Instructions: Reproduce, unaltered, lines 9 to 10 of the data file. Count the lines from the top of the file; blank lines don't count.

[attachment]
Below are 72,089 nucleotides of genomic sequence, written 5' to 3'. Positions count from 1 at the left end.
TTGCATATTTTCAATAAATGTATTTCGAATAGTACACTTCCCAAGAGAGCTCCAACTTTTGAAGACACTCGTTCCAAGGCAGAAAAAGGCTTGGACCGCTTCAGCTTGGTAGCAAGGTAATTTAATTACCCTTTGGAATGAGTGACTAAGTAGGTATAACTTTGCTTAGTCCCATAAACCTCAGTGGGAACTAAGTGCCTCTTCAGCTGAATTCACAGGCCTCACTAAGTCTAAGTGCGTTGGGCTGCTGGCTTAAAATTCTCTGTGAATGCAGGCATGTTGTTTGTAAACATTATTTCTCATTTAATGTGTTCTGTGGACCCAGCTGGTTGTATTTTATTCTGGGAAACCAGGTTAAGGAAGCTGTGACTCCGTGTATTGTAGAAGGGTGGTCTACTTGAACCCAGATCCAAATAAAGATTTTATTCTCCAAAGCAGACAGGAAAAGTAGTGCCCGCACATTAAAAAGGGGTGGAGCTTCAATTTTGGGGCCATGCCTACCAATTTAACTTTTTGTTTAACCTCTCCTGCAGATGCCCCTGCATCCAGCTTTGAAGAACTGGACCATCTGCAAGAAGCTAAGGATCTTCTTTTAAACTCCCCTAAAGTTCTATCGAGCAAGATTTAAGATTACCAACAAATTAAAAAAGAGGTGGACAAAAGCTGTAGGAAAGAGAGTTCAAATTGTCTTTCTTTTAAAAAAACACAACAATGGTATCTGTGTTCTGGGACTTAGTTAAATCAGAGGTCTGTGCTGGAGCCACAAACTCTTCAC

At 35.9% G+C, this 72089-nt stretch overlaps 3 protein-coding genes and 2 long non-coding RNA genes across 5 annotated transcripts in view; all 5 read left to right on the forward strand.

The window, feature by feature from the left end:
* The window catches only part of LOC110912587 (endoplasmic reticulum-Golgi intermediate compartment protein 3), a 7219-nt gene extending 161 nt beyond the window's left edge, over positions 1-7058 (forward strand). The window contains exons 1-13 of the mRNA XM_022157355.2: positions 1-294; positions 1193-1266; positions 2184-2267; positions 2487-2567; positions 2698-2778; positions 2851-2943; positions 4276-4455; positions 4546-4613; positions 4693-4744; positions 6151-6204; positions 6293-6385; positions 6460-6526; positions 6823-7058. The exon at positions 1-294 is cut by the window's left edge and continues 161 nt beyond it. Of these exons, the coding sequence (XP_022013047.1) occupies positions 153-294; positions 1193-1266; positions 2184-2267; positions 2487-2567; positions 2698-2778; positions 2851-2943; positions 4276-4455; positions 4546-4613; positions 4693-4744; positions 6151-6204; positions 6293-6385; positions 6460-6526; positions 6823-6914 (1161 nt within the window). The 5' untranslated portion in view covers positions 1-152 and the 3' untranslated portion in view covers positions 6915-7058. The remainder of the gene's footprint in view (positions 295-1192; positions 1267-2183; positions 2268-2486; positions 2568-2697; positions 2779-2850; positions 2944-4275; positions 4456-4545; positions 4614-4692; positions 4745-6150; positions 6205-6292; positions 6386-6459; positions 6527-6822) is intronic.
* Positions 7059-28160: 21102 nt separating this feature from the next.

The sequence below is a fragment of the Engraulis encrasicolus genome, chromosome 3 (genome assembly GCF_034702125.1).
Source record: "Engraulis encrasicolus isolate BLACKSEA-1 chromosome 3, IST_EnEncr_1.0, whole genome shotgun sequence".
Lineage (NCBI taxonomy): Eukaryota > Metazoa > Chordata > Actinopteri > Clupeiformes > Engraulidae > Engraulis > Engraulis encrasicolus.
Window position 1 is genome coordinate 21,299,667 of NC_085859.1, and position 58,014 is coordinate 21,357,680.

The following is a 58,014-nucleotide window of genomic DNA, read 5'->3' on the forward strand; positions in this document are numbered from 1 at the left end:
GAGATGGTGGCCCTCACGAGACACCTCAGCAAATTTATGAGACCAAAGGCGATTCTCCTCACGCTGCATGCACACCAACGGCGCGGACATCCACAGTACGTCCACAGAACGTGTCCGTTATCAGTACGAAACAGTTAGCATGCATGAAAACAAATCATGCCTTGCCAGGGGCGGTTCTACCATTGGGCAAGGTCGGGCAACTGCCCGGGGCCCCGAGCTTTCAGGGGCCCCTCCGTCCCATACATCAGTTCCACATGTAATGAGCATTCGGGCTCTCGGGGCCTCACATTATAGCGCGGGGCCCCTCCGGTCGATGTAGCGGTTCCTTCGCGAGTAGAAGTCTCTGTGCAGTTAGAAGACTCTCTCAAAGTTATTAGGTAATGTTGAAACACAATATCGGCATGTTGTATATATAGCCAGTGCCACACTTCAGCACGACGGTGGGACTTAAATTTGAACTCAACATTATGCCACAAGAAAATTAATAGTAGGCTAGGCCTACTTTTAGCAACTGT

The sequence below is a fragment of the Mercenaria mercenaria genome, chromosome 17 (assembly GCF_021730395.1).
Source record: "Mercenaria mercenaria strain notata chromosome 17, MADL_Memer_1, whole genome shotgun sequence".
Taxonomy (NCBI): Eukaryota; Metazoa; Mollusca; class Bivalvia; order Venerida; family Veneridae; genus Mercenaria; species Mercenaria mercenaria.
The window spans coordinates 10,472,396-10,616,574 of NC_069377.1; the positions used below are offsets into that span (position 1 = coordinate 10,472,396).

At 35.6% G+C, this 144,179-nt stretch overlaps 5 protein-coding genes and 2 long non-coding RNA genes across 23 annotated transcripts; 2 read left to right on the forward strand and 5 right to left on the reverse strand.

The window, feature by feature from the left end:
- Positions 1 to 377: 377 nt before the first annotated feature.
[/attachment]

Lineage (NCBI taxonomy): Eukaryota > Metazoa > Chordata > Actinopteri > Clupeiformes > Engraulidae > Engraulis > Engraulis encrasicolus.
Window position 1 is genome coordinate 21,299,667 of NC_085859.1, and position 58,014 is coordinate 21,357,680.